All About Me

Today’s radio show was interesting. The host called me about a half-hour before and said he wanted to talk not about my books, but me. My childhood, what it was like. What my high school was like. What college was like. Law school. Did I have regrets about not staying with music (yes).

I think I was as open as I’ve ever been. I’m normally a very private person, and talking about myself like that makes me uncomfortable. But I wasn’t this time. Maybe it was because I was by myself. I mean, I was on the phone in my office, not in a studio. I can’t imagine saying those things if I was on TV, or being videotaped.

So what was my childhood like? In many ways, it was wonderful. Living in Washington, D.C. in the 1970s was such fun. I used to save my lunch money and take the bus downtown. I’d wander through the Smithsonian, I’d wander through the federal buildings. And it was all in my backyard. Mind you, I was 10-12 years old. A kid. Can you imagine letting your child do that these days? Absolutely not. But it was a different time, and the world was a different place.

For high school, I went to Duke Ellington School for the Performing Arts. By then I was an accomplished pianist, and it was a no-brainer that I’d get in. Again, in many ways, it was wonderful. Playing music almost all day. I learned to play the oboe (badly) and the trombone (not as badly). I belonged to a city-wide orchestra, and traveled to Japan with them.

Then, college. The music department was very good, but it wasn’t stellar. So I opted to quit music, and majored in what the school called government. Those four years helped define me as a person, as it does just about everybody.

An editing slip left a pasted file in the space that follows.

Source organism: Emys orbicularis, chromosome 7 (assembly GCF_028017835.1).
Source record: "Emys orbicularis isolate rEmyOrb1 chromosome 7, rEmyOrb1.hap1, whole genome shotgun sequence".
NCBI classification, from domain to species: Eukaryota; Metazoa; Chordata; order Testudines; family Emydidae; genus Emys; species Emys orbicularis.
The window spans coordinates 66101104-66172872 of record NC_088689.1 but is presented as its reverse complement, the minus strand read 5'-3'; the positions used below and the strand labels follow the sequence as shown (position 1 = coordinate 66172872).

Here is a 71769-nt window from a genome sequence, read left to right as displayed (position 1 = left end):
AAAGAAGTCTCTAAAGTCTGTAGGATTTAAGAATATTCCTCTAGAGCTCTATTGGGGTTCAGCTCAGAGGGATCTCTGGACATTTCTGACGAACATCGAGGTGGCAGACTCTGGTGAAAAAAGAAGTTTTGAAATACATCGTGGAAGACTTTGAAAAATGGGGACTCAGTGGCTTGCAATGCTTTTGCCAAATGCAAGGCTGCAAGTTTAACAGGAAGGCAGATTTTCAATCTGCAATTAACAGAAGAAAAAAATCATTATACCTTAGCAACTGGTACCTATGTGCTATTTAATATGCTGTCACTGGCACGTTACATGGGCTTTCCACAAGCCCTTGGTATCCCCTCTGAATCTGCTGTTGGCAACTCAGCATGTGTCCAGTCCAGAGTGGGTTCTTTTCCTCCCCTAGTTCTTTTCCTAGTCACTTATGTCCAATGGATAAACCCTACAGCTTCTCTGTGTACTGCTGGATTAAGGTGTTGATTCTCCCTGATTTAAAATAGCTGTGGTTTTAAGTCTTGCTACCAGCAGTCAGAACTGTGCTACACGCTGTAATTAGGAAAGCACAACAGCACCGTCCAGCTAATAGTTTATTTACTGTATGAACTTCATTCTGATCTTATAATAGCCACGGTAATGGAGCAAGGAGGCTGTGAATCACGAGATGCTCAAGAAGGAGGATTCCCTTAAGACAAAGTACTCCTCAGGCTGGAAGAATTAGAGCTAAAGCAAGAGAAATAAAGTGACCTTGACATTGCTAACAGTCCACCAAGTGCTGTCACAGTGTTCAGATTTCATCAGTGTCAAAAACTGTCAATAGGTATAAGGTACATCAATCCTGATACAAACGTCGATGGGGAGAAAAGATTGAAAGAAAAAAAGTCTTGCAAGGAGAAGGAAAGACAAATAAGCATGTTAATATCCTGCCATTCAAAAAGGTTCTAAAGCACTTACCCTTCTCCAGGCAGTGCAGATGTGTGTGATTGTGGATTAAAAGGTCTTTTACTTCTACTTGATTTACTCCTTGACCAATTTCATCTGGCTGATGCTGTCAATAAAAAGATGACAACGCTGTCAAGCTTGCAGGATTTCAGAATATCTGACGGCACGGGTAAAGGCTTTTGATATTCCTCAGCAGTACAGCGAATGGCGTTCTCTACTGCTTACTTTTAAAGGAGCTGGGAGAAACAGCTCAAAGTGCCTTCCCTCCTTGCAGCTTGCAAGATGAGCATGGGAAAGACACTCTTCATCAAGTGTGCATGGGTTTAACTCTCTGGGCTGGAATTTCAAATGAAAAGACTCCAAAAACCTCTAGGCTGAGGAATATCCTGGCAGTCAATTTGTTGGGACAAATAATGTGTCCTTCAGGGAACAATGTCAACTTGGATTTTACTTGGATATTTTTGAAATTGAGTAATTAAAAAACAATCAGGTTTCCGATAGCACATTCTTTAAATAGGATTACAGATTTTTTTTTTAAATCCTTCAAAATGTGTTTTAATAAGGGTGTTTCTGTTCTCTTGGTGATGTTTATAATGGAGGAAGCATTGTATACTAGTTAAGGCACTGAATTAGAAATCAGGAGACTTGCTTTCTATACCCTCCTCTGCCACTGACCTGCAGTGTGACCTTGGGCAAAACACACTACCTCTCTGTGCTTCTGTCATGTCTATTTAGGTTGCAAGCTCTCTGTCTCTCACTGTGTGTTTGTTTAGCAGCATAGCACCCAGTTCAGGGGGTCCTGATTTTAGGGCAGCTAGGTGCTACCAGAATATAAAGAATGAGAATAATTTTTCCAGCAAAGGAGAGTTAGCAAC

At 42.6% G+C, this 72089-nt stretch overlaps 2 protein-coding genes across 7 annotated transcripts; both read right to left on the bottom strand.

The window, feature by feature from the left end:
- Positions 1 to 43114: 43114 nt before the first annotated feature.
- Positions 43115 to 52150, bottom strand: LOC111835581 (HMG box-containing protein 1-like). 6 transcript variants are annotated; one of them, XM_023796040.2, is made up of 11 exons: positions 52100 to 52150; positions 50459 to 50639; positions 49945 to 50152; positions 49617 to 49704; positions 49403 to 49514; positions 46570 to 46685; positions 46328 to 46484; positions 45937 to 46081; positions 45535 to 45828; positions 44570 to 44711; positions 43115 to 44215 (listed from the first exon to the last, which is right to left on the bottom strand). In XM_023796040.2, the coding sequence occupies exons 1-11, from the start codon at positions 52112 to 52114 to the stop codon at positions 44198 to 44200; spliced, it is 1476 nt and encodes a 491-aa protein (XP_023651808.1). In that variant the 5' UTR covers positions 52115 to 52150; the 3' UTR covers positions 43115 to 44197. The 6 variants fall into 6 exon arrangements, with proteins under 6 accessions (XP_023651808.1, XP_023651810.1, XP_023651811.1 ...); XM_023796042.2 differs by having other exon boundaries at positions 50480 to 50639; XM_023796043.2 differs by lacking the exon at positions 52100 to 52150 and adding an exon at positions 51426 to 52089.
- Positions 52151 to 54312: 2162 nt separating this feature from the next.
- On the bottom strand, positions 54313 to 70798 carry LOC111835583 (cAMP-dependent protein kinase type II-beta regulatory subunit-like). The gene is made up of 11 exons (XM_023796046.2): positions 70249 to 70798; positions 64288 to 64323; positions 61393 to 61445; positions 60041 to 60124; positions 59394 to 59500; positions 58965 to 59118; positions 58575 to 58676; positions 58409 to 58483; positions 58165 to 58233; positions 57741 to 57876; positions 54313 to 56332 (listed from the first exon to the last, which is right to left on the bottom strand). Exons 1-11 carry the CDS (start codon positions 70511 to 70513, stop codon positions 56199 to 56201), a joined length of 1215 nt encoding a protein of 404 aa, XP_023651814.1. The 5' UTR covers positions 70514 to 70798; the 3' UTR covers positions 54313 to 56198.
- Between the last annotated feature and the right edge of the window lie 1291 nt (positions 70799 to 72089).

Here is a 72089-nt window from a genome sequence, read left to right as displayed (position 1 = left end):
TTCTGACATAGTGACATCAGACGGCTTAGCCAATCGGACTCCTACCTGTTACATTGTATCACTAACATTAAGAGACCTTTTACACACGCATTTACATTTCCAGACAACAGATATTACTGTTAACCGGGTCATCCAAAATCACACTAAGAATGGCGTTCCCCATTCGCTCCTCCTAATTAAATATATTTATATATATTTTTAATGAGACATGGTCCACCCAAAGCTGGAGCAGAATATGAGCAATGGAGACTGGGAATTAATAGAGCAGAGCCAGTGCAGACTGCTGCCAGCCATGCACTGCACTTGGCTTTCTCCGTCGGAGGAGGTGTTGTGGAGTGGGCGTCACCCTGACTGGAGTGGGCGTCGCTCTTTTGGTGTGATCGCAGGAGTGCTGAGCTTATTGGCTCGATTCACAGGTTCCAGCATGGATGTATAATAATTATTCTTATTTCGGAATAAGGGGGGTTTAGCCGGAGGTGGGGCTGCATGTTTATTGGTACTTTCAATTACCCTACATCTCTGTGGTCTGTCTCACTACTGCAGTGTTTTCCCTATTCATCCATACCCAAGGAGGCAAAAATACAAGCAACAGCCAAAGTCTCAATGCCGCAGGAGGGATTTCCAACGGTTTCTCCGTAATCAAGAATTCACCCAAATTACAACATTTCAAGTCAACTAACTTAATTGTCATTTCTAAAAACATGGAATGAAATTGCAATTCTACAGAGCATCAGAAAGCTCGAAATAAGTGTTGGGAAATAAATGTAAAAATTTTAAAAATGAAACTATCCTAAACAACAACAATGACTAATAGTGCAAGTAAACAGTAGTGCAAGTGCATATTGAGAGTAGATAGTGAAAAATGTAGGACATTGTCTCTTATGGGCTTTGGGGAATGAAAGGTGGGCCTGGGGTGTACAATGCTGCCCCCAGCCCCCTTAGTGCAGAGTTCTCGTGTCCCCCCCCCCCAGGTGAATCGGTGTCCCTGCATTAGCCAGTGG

I kind of fell into law school. An accidental lawyer. I was working as a paralegal in New York, had been for two years, and it was time to move on. Except I didn’t know what I wanted to do. Well, all my friends were going to law school, so I thought I might as well go, too. Biggest mistake of my life. I hated law school, to the point where I was depressed, and basically drank my way through it. After I graduated, I thought I’d be a lawyer for a couple of years, and then go do something else. Thirty years later… Now I’m a lawyer-journalist. I don’t necessarily write about the law, but I do write about taxes, which, in my columns, sometimes involves the law.

My avocation, of course, is writing novels of the fantastic. That is far more satisfying than anything else I’ve ever done, save being a musician. Three books, a fourth being written, and a fifth in the works. I wish I could do it full-time. But I need a couple of best-sellers under my belt before that can happen. I mean, I don’t want to be a poor writer. I don’t have to be a rich writer. But I do have to be a comfortable writer. And, with a day job, I’m comfortable. Of course, it leaves less time to write, but that’s just something I have to live with. At least for now. And then there’s Blackrose Press. Sometimes I think I’m never going to get it launched. First it was 2016. Now it’s 2018. And then, most likely, it’ll be 2020. I guess we’ll just have to see what happens.

And there you have it. My life in a few paragraphs. Oh, I’m leaving things out, like two disastrous marriages. But in the larger scheme of things, though they’ve had a hand in shaping who I am today, I really feel they don’t count. Bad things happen to good people, you know? You grieve, get mad, and then move on.

Writing is my life, now. And may it forever be. 

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